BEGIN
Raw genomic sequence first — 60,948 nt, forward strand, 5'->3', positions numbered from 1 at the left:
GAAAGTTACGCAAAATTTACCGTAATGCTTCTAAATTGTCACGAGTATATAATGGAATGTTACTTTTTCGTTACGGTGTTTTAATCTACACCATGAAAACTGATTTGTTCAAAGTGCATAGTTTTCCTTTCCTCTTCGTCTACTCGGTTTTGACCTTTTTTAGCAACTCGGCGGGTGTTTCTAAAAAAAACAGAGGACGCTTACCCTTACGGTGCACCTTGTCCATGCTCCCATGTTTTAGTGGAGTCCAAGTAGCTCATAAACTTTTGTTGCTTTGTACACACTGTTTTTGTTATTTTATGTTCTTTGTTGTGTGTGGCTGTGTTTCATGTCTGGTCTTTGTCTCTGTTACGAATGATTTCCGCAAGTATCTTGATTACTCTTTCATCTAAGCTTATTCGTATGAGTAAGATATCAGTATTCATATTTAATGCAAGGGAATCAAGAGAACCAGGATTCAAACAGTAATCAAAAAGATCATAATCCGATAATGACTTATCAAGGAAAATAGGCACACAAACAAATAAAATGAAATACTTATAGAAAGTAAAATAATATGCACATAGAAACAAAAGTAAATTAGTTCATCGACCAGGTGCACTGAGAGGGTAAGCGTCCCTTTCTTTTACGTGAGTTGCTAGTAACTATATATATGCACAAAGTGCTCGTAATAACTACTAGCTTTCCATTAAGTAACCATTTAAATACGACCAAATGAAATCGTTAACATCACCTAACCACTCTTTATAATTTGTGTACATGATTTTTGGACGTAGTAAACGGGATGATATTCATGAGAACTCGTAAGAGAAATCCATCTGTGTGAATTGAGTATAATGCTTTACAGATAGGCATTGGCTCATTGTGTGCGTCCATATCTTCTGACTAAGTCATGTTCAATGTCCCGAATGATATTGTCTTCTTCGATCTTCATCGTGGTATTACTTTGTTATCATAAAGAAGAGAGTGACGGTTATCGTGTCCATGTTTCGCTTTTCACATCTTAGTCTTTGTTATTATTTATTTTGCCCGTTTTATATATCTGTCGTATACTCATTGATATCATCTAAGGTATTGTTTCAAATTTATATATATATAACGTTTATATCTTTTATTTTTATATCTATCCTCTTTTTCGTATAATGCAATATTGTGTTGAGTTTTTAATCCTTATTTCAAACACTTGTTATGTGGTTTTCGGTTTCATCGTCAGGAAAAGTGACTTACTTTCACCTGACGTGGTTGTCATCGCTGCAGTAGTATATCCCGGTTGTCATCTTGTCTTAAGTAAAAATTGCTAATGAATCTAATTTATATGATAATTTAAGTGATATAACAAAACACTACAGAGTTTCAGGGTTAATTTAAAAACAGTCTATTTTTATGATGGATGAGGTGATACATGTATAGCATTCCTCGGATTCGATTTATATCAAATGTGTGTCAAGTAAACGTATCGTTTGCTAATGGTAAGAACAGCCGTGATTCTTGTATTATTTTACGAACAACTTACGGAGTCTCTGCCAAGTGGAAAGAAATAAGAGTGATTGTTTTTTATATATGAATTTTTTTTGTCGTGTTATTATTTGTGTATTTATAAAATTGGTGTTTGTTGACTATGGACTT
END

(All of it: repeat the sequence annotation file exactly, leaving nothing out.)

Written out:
Raw genomic sequence first — 60,948 nt, forward strand, 5'->3', positions numbered from 1 at the left:
GAAAGTTACGCAAAATTTACCGTAATGCTTCTAAATTGTCACGAGTATATAATGGAATGTTACTTTTTCGTTACGGTGTTTTAATCTACACCATGAAAACTGATTTGTTCAAAGTGCATAGTTTTCCTTTCCTCTTCGTCTACTCGGTTTTGACCTTTTTTAGCAACTCGGCGGGTGTTTCTAAAAAAAACAGAGGACGCTTACCCTTACGGTGCACCTTGTCCATGCTCCCATGTTTTAGTGGAGTCCAAGTAGCTCATAAACTTTTGTTGCTTTGTACACACTGTTTTTGTTATTTTATGTTCTTTGTTGTGTGTGGCTGTGTTTCATGTCTGGTCTTTGTCTCTGTTACGAATGATTTCCGCAAGTATCTTGATTACTCTTTCATCTAAGCTTATTCGTATGAGTAAGATATCAGTATTCATATTTAATGCAAGGGAATCAAGAGAACCAGGATTCAAACAGTAATCAAAAAGATCATAATCCGATAATGACTTATCAAGGAAAATAGGCACACAAACAAATAAAATGAAATACTTATAGAAAGTAAAATAATATGCACATAGAAACAAAAGTAAATTAGTTCATCGACCAGGTGCACTGAGAGGGTAAGCGTCCCTTTCTTTTACGTGAGTTGCTAGTAACTATATATATGCACAAAGTGCTCGTAATAACTACTAGCTTTCCATTAAGTAACCATTTAAATACGACCAAATGAAATCGTTAACATCACCTAACCACTCTTTATAATTTGTGTACATGATTTTTGGACGTAGTAAACGGGATGATATTCATGAGAACTCGTAAGAGAAATCCATCTGTGTGAATTGAGTATAATGCTTTACAGATAGGCATTGGCTCATTGTGTGCGTCCATATCTTCTGACTAAGTCATGTTCAATGTCCCGAATGATATTGTCTTCTTCGATCTTCATCGTGGTATTACTTTGTTATCATAAAGAAGAGAGTGACGGTTATCGTGTCCATGTTTCGCTTTTCACATCTTAGTCTTTGTTATTATTTATTTTGCCCGTTTTATATATCTGTCGTATACTCATTGATATCATCTAAGGTATTGTTTCAAATTTATATATATATAACGTTTATATCTTTTATTTTTATATCTATCCTCTTTTTCGTATAATGCAATATTGTGTTGAGTTTTTAATCCTTATTTCAAACACTTGTTATGTGGTTTTCGGTTTCATCGTCAGGAAAAGTGACTTACTTTCACCTGACGTGGTTGTCATCGCTGCAGTAGTATATCCCGGTTGTCATCTTGTCTTAAGTAAAAATTGCTAATGAATCTAATTTATATGATAATTTAAGTGATATAACAAAACACTACAGAGTTTCAGGGTTAATTTAAAAACAGTCTATTTTTATGATGGATGAGGTGATACATGTATAGCATTCCTCGGATTCGATTTATATCAAATGTGTGTCAAGTAAACGTATCGTTTGCTAATGGTAAGAACAGCCGTGATTCTTGTATTATTTTACGAACAACTTACGGAGTCTCTGCCAAGTGGAAAGAAATAAGAGTGATTGTTTTTTATATATGAATTTTTTTTGTCGTGTTATTATTTGTGTATTTATAAAATTGGTGTTTGTTGACTATGGACTT